Argentine cherry shipper loses entire production to hail -

Argentine cherry shipper loses entire production to hail

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Argentine cherry shipper loses entire production to hail

Chilean cherry growers are not the only ones to have been affected by recent adverse weather, with an Argentine company also reporting huge losses from hail. whatsapp-image-2016-10-26-at-14-12-24

Heavily rainfall in Chile's south-central regions in mid-October was estimated to have shaved off up to 30% of some early cherry varieties.

On the other side of the Andes in Argentina, a representative of a company called Vista Alegre based in southern Neuquén said there had been a climatic phenomenon that he had never seen before in the region.

"Between October and December it is a desert here, it is very rare for us to receive rain and even more rare to receive hail. I had never seen this before, generally there is hail in our valley occasionally after January, so this has taken us by surprise," Carlos Enríquez said, adding the hail was so severe some people had even been evacuated from the region.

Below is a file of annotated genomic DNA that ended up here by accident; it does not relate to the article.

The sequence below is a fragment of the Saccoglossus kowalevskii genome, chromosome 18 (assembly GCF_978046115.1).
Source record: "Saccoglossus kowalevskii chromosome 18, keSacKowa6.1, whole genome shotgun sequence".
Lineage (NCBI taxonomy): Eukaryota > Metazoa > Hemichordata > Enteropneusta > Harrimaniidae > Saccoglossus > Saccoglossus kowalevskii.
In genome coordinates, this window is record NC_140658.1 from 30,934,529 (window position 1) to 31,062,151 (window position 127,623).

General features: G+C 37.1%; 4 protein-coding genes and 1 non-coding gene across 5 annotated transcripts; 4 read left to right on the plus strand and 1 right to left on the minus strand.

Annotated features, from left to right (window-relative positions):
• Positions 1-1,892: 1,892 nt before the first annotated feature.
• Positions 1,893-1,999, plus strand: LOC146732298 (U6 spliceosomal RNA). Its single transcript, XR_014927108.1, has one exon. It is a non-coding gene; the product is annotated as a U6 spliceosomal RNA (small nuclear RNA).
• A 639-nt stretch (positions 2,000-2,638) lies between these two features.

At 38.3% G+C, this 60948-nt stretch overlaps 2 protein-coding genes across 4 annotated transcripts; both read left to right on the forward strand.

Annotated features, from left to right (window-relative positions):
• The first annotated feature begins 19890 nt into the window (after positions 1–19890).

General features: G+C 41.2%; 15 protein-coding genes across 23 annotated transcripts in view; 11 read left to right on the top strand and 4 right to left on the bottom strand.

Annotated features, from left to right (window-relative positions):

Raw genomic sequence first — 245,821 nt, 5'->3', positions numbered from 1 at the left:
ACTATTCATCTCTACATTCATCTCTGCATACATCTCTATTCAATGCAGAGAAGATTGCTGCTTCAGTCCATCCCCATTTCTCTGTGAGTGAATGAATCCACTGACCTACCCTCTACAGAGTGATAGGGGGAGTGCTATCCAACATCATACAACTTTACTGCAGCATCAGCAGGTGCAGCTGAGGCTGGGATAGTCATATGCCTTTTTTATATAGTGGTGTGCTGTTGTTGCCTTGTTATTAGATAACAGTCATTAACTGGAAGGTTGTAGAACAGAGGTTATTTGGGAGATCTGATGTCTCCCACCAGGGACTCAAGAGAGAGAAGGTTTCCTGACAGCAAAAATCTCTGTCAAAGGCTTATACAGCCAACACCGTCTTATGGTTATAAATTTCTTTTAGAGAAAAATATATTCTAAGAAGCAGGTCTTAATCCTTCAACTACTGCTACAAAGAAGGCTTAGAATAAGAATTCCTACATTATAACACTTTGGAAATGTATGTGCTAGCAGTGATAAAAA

He said between 130-160mm of rain fell in just 48 hours, which is the equivalent to an entire year's worth in the area.

Vista Alegre has 200 hectares of farmland in Neuquen, with around 80 hectares currently under production. All of the volumes are usually destined for export, but there will be no shipments this year.

"Due to our location, we were the only ones to lose all our production. We received the full impact of the hail on all our varieties and farms. We are talking about 800-1,000 metric tons (MT) of fruit," Enríquez said.

"As is the case with Chile, we also start with the Royal Dawn variety and that variety was almost completely affected by the rains."

Enríquez added the harvest was just about to kick off.

"In the case of Santina, Lapins and the other varieties that are coming on, we had not seen damage in the fruit until now, but we have lost everything," he said.

Despite the issues faced by Vista Alegre this year, Enríquez emphasized the weather phenomenon was unprecedented, and he said within four years he expected the company's production to double.



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